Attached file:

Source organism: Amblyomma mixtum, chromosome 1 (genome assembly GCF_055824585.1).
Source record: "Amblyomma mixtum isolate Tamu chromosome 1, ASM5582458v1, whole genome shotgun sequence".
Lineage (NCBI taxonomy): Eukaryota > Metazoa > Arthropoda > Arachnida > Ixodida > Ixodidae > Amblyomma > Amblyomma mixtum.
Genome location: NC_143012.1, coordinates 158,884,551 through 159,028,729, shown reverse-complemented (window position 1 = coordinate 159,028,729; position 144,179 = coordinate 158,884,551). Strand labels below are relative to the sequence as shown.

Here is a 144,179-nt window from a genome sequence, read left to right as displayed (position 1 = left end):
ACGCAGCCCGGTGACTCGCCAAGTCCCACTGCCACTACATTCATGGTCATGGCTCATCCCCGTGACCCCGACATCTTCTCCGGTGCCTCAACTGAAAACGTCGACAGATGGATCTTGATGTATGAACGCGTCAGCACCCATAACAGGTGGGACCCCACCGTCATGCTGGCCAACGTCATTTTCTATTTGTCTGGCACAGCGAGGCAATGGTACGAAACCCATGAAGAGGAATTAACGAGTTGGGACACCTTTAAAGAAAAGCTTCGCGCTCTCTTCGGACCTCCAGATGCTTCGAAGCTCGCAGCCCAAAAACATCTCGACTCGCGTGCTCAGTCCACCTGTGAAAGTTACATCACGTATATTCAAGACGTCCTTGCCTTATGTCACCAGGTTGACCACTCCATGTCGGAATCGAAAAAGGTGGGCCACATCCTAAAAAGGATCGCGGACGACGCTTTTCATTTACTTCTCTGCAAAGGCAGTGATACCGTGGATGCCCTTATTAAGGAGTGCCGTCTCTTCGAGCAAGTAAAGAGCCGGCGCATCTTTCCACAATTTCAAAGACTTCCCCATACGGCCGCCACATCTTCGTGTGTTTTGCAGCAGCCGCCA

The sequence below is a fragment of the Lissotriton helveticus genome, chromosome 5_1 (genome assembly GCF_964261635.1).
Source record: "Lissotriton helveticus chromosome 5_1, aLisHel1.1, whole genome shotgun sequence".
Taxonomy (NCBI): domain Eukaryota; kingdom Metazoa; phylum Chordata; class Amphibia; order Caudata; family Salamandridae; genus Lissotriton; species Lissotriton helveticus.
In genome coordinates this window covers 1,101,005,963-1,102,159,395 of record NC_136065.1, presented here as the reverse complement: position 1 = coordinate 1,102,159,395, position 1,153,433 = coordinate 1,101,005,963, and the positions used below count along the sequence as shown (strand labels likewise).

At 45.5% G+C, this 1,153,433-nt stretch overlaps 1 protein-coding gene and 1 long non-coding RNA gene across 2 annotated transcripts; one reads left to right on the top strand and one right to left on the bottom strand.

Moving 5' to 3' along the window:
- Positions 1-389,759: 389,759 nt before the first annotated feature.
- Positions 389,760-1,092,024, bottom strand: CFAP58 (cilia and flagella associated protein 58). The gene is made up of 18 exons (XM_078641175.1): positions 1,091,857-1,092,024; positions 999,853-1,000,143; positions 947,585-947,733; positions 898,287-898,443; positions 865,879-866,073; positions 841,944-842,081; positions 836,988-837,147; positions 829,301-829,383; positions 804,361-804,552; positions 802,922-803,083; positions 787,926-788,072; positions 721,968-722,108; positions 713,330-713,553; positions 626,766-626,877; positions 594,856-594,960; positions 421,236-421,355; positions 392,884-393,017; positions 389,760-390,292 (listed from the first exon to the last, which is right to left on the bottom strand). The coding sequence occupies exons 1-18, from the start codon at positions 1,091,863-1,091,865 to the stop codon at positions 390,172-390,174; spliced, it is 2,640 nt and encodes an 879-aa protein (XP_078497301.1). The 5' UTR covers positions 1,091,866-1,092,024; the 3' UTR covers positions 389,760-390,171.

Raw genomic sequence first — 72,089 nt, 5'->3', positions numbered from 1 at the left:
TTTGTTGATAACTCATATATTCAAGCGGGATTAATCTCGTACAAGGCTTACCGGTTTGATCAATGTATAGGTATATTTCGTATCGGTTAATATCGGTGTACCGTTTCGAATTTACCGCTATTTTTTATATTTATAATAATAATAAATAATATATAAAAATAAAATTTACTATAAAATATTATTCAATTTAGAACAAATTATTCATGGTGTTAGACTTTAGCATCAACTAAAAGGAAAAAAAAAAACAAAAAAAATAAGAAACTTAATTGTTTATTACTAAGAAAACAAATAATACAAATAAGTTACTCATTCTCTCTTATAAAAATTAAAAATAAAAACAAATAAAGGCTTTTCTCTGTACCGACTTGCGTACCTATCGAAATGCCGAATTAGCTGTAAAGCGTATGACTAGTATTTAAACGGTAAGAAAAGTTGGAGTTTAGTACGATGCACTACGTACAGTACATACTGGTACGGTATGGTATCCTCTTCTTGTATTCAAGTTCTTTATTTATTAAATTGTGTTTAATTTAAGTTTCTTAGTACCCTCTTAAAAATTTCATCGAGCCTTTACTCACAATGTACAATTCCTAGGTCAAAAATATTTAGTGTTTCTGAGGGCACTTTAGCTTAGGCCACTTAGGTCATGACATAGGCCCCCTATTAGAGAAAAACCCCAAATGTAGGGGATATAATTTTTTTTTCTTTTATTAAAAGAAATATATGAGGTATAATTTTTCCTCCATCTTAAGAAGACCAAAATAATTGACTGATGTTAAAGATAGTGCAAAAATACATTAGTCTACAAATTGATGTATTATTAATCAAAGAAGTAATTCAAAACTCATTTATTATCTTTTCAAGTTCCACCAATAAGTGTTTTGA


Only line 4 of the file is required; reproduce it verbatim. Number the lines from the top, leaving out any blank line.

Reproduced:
Genome location: NC_143012.1, coordinates 158,884,551 through 159,028,729, shown reverse-complemented (window position 1 = coordinate 159,028,729; position 144,179 = coordinate 158,884,551). Strand labels below are relative to the sequence as shown.